A particular type of white blood cell becomes more pro-inflammatory as they deteriorate with age or ‘senesce’, according to research led by A*STAR scientists.
The discovery could help explain why older people are often found to have persistent low levels of inflammation in the blood even when they’re not ill. Furthermore, it could shed light on the underlying mechanisms of inflammatory diseases such as systemic sclerosis, which causes a hardening of the skin and damage to internal organs.
Siew-Min Ong, from the A*STAR Singapore Immunology Network, and colleagues are studying a type of white blood cell known as a monocyte, which is vital in helping the body defend against bacteria, viruses and other pathogens. There are three subsets of monocytes in the blood — classical, intermediate, and non-classical. Non-classical monocytes are the most inflammatory of the three subsets. Intriguingly, these non-classical monocytes show very high levels of a small RNA molecule, microRNA-146a, which usually acts to suppress inflammatory activity in cells.
“When the microRNA-146a level increases in cells, it acts to reduce inflammatory response in these cells,” says Ong. “But what we found in the non-classical monocyte subset is the opposite — they are more inflammatory despite having a higher level of microRNA-146a compared to the other two monocyte subsets.”
High levels of microRNA-146a have been associated with senescence in other cell types, so one possible explanation is that these non-classical monocytes are actually aging.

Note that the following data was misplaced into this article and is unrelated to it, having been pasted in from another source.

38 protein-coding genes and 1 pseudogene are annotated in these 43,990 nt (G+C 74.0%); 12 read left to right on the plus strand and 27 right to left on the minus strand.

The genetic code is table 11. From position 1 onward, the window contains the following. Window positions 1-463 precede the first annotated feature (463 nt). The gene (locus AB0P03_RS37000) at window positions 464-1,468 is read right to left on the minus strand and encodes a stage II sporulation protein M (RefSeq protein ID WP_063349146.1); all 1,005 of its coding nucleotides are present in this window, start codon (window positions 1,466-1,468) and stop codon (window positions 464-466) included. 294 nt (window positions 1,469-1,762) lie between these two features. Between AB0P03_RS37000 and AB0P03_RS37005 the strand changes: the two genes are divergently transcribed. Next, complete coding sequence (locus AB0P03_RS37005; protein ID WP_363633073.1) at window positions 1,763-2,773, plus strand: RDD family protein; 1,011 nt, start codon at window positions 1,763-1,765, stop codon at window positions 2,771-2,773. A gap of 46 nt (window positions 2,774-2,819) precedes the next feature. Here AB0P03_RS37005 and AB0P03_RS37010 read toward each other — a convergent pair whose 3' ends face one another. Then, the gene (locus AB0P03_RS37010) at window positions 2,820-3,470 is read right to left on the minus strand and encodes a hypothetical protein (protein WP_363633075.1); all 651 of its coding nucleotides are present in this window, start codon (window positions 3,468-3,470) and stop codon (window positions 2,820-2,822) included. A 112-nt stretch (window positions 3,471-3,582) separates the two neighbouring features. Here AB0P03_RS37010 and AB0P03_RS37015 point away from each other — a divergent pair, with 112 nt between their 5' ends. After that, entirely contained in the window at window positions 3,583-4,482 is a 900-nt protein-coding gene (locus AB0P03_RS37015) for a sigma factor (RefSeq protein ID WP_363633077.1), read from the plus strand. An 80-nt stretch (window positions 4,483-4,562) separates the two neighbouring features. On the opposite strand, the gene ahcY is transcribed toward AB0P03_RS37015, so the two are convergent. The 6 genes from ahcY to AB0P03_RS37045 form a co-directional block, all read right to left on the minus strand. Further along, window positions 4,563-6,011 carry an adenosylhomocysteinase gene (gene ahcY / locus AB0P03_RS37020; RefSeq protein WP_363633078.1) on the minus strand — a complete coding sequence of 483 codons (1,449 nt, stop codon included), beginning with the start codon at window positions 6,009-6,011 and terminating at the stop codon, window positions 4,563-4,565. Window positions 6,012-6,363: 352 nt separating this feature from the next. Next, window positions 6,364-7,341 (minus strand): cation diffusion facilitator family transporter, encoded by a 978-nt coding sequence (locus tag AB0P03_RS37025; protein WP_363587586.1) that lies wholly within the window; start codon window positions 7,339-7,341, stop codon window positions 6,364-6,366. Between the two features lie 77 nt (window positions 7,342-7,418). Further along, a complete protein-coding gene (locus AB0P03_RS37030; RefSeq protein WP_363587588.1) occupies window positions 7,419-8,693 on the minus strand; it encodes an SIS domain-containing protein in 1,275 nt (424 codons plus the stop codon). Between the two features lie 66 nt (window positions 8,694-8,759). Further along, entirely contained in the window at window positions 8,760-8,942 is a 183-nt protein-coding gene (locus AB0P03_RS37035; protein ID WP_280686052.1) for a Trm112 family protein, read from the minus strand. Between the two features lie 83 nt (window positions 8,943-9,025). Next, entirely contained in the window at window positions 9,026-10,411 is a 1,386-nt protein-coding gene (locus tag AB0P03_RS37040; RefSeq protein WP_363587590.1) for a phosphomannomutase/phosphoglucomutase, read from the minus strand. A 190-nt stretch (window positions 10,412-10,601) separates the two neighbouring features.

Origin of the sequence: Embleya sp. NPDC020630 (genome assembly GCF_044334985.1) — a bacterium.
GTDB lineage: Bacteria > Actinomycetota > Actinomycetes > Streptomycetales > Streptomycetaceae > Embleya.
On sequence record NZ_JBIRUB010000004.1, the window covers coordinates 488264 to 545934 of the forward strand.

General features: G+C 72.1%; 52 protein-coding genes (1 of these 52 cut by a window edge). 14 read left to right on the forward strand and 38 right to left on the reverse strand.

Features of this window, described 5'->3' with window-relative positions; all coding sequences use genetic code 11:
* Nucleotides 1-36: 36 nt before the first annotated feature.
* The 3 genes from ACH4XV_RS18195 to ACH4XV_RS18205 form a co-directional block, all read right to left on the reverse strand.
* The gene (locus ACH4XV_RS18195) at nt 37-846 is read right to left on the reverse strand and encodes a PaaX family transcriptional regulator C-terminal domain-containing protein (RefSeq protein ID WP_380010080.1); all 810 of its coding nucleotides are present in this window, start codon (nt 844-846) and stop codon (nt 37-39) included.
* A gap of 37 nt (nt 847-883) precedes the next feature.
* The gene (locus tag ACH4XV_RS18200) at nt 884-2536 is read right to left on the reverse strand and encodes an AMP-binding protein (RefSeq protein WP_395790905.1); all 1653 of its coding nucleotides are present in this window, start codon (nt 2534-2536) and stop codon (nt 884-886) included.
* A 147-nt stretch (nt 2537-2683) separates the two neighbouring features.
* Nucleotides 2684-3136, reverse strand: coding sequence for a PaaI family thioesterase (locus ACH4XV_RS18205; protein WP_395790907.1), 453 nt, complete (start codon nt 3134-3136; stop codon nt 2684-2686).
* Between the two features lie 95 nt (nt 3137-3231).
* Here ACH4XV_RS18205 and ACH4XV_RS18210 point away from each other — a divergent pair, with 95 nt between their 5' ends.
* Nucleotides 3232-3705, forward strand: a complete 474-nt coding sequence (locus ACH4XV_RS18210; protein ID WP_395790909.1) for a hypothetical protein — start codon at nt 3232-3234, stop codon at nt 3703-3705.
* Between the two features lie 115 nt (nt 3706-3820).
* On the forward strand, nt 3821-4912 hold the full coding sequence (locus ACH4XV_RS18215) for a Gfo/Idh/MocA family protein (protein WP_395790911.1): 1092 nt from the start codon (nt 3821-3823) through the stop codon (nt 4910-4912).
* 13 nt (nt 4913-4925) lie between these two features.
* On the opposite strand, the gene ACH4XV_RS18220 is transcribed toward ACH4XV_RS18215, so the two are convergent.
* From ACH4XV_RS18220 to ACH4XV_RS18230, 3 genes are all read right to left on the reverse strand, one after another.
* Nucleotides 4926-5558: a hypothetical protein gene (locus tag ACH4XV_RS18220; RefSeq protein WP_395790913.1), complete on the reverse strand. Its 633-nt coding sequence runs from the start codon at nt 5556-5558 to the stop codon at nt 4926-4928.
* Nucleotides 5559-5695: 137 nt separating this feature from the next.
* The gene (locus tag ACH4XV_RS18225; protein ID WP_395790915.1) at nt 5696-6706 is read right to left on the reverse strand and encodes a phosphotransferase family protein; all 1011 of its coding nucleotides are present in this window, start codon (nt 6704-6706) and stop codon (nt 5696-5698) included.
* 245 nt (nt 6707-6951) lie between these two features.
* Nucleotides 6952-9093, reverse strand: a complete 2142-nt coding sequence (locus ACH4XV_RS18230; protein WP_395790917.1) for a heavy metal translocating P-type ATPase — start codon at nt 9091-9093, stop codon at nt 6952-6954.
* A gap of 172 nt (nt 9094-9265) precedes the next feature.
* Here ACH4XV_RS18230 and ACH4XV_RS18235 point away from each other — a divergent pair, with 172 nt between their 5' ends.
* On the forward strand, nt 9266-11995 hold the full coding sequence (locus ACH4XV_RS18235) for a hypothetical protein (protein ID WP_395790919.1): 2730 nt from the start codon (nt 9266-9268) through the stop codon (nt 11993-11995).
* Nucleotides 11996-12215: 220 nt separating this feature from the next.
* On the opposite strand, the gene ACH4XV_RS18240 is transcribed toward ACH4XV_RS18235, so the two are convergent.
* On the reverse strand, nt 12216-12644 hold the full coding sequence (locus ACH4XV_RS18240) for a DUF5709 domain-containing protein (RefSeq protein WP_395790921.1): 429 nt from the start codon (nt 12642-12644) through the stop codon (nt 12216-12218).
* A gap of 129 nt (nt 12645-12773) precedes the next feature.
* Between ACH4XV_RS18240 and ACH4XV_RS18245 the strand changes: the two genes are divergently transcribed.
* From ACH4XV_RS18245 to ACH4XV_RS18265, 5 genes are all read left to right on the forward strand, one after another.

As we age, we accumulate senescent cells of all kinds, so it is likely that we also accumulate more of these senescent monocytes. Ong and colleagues think that the senescent monocytes may underlie the low-level inflammation in the blood of the elderly.
“With an increase in the numbers of non-classical monocytes in the elderly, we believe that their persistent low level of inflammation may be in part contributed by these cells,” Ong says. These inflammatory senescent monocytes may also play a role in inflammatory conditions such as systemic sclerosis, since their numbers are increased in these diseases.
“Currently, we are unclear if this is a cause or effect,” Ong says. “Either the disease makes the monocytes senesce faster and therefore we have more senescent monocytes, or the monocytes react by senescing so that they have more pro-inflammatory monocytes to fight the disease.”
The hope is that understanding why these non-classical monocytes behave the way they do could provide new targets for drugs to treat age-related and inflammatory diseases.
The A*STAR-affiliated researchers contributing to this research are from the Singapore Immunology Network.